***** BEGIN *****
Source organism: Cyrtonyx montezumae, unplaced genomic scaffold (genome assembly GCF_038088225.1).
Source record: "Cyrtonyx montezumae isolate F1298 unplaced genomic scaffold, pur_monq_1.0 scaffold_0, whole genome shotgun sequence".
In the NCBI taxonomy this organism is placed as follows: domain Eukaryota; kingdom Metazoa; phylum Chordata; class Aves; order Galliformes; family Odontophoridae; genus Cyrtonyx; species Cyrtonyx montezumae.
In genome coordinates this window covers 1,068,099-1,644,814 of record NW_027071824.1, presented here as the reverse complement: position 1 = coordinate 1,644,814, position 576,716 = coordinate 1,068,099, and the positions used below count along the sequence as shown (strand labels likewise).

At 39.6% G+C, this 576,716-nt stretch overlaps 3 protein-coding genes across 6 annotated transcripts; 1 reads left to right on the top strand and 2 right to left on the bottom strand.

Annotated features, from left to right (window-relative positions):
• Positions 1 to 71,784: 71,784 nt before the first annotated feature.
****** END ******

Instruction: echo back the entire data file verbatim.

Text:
Source organism: Cyrtonyx montezumae, unplaced genomic scaffold (genome assembly GCF_038088225.1).
Source record: "Cyrtonyx montezumae isolate F1298 unplaced genomic scaffold, pur_monq_1.0 scaffold_0, whole genome shotgun sequence".
In the NCBI taxonomy this organism is placed as follows: domain Eukaryota; kingdom Metazoa; phylum Chordata; class Aves; order Galliformes; family Odontophoridae; genus Cyrtonyx; species Cyrtonyx montezumae.
In genome coordinates this window covers 1,068,099-1,644,814 of record NW_027071824.1, presented here as the reverse complement: position 1 = coordinate 1,644,814, position 576,716 = coordinate 1,068,099, and the positions used below count along the sequence as shown (strand labels likewise).

At 39.6% G+C, this 576,716-nt stretch overlaps 3 protein-coding genes across 6 annotated transcripts; 1 reads left to right on the top strand and 2 right to left on the bottom strand.

Annotated features, from left to right (window-relative positions):
• Positions 1 to 71,784: 71,784 nt before the first annotated feature.